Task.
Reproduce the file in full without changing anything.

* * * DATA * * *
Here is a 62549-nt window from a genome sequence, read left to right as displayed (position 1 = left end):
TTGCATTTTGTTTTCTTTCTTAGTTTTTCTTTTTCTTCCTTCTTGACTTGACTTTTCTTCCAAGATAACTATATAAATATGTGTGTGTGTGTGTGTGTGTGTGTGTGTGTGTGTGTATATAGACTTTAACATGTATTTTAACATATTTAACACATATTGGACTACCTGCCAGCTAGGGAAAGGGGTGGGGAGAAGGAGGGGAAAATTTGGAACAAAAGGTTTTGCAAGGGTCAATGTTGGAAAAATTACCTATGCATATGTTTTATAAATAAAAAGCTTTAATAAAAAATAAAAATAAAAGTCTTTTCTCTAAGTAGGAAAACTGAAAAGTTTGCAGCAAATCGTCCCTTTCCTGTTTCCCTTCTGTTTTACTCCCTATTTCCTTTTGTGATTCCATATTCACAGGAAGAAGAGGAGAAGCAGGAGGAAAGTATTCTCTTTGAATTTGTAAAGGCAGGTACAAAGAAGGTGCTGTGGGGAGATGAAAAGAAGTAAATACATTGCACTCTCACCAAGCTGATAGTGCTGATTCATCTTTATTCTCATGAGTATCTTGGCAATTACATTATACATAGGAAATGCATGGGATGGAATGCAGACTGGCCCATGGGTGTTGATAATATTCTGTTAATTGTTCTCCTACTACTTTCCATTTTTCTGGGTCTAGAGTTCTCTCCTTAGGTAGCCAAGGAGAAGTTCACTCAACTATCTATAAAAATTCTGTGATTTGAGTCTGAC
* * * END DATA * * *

Here is a 62549-nt window from a genome sequence, read left to right as displayed (position 1 = left end):
TTGCATTTTGTTTTCTTTCTTAGTTTTTCTTTTTCTTCCTTCTTGACTTGACTTTTCTTCCAAGATAACTATATAAATATGTGTGTGTGTGTGTGTGTGTGTGTGTGTGTGTGTGTATATAGACTTTAACATGTATTTTAACATATTTAACACATATTGGACTACCTGCCAGCTAGGGAAAGGGGTGGGGAGAAGGAGGGGAAAATTTGGAACAAAAGGTTTTGCAAGGGTCAATGTTGGAAAAATTACCTATGCATATGTTTTATAAATAAAAAGCTTTAATAAAAAATAAAAATAAAAGTCTTTTCTCTAAGTAGGAAAACTGAAAAGTTTGCAGCAAATCGTCCCTTTCCTGTTTCCCTTCTGTTTTACTCCCTATTTCCTTTTGTGATTCCATATTCACAGGAAGAAGAGGAGAAGCAGGAGGAAAGTATTCTCTTTGAATTTGTAAAGGCAGGTACAAAGAAGGTGCTGTGGGGAGATGAAAAGAAGTAAATACATTGCACTCTCACCAAGCTGATAGTGCTGATTCATCTTTATTCTCATGAGTATCTTGGCAATTACATTATACATAGGAAATGCATGGGATGGAATGCAGACTGGCCCATGGGTGTTGATAATATTCTGTTAATTGTTCTCCTACTACTTTCCATTTTTCTGGGTCTAGAGTTCTCTCCTTAGGTAGCCAAGGAGAAGTTCACTCAACTATCTATAAAAATTCTGTGATTTGAGTCTGAC